Now that the Cowboys have inevitably shat the bed, North Texas can officially draw the curtains on what was a forgettable football season for everyone except the Texas Longhorns. In the midst of disregarding the gridiron, it’s time to sync with Frog basketball as they proceed along the slog that is undoubtedly the deepest hoops conference in the country.
TCU joins seven other Big 12 rosters currently ranked. For those playing the home game, our conference has 14 members. The Frogs are sitting fourth overall with a 13-3 record and only one conference loss, to then third-ranked Kansas. Tech and Baylor are deadlocked for first with identical overall win/loss totals and are undefeated in conference, and Kansas sits just below with the same 14-2 overall record as the others but dinged by a road defeat in Orlando to UCF last week.
The early season has been fairly cupcake-ey — typical of TCU hoops and Jamie Dixon-coached squads — but a notable 1-point win over Georgetown and a dominant performance against Arizona State gave pause that perhaps the team that fell just short against Gonzaga in the second round of the NCAA tournament last season was going to pick up where it left off despite missing name-brand players like Mike Miles Jr.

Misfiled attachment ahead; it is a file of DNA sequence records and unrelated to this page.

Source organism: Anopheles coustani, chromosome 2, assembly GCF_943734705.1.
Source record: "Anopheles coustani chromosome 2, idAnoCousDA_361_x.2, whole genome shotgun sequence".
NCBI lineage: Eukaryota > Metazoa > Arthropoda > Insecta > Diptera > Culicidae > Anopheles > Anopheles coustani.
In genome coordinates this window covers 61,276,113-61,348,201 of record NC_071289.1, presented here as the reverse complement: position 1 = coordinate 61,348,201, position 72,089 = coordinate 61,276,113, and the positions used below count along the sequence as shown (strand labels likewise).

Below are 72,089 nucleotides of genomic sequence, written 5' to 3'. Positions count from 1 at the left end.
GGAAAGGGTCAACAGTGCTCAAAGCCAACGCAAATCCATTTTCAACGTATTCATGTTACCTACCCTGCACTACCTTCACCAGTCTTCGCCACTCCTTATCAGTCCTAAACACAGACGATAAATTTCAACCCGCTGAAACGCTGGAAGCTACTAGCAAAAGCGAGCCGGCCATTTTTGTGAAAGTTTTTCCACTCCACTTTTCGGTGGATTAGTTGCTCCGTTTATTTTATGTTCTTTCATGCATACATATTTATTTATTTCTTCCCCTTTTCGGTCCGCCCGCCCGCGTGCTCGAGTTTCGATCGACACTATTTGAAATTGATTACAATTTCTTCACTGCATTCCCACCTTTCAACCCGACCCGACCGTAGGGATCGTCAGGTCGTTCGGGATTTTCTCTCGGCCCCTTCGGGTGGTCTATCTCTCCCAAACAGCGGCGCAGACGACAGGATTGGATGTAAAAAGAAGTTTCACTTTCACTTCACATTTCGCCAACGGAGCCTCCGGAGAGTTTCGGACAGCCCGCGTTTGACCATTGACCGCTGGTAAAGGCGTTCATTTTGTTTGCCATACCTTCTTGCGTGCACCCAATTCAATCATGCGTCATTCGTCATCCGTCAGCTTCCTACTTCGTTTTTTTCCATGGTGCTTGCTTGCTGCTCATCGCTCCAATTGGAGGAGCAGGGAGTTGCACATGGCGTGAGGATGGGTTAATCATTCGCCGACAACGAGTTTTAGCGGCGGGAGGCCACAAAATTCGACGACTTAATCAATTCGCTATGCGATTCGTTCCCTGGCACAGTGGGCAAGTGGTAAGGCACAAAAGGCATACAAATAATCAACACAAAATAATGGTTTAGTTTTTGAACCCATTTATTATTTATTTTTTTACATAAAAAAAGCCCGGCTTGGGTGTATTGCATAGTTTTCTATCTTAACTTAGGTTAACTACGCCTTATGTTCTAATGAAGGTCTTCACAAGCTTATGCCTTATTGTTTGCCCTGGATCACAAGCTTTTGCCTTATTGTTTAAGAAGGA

The Frogs opened conference competition against Big 12 blue bloods the Kansas Jayhawks at Allen FieldHouse, a venue the purple have won in before, but it’s still always a difficult task. Despite a slow start, TCU nipped at Jayhawk heels and never allowed their deficit to climb greater than 6, resulting in a 40-41 Kansas score at halftime.
The second half was more of the same, but the Frogs led more often than not and even took their own 5-point lead with less than 10 minutes to go. The bitter ending to such a tight game was a flagrant foul against TCU center Ernest Udeh, who intercepted a pass by flying in front of Hunter Dickinson, accidentally elbowing the Jayhawk’s kisser in the process. The highly questionable designation of a flagrant (which can be accidental by definition) awarded KU two free throws — both made successfully — and the ball, which Dickinson followed with a layup for his 30th point of the game. The Frogs had a chance at a running bucket as time expired, but it was off the mark, and what had been a wonderfully competitive showdown concluded mostly at the hands of overbearing officiating.